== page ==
Let’s say you’ve just lost your job and joined the ranks of the unemployed. As if applying for financial assistance and benefits from the state isn’t difficult enough, now you might have to pee in a cup to prove that you’re drug-free. Which is even more embarrassing than telling people you’re “in between opportunities.”
There are two pieces of legislation in the Texas House which would require drug tests for applicants and recipients of state benefits: House Bill 126 by Rep. Ken Legler, R-Pasadena, and House Bill 139 by Rep. Jodie Laubenberg, R-Rockwall. Legler’s bill deals specifically with unemployment compensation benefits, while Laubenberg’s is much more comprehensive. I think there might even be a cavity search in there somewhere.
Legler wants to amend the Texas Labor Code to include drug testing for anyone who files for unemployment benefits. If they test positive, they would be disqualified. Great: Now not even Lance Armstrong can apply for unemployment. (Get serious. How long can those Michelob Ultra royalties possibly last?) There is some leeway—if the individual is currently enrolled in a drug treatment program, they may still be eligible for benefits. But for most, failing the test would disqualify them for benefits until they’ve returned to employment and either worked for six weeks or earned wages equal to six times the benefit amount.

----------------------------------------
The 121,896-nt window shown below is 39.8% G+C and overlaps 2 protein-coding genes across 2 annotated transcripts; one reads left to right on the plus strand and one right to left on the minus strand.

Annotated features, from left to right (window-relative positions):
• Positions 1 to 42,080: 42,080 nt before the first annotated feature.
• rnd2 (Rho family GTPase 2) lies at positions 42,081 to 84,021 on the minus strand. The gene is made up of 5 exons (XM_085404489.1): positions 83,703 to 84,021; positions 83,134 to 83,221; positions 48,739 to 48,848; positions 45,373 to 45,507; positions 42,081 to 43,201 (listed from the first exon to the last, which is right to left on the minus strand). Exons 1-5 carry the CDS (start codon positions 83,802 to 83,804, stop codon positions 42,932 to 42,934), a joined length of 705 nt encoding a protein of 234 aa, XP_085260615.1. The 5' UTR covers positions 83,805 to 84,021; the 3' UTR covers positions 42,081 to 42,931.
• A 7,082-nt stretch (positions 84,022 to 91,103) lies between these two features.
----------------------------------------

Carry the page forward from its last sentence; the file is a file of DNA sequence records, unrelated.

Laubenberg’s bill would amend the Human Resources Code to require drug testing for anyone applying for financial-assistance benefits—unemployment, food stamps, Temporary Assistance for Needy Families and Women, Infants and Children. If they fail the drug test, they’re ineligible for assistance for 12 months. Now how are these mothers and children going to feed their insatiable meth habits? However, if someone is applying for benefits solely on behalf of a child, they would be excluded from the test.
Although no state currently requires drug testing to receive public assistance, legislation has been proposed in at least a dozen other states, including New Mexico, Missouri, West Virginia, and Florida, according to the National Conference of State Legislatures. Any bills that pass will face constitutional challenges. Back in 2003, Michigan tried to impose mandatory drug testing to qualify for financial assistance. The policy was struck down as unconstitutional (Marchwinski v. Howard) after the ACLU argued that the testing violated Fourth Amendment rights.
In a time of high unemployment, is it really necessary to stigmatize laid-off workers as addicts? Then again, balancing budgets by targeting the poor and downtrodden is a longstanding political tradition. But I’d be careful if I were Ken Legler or Jodie Laubenberg. Come next election season, either one could be out of a job and at the front of the pee-cup line.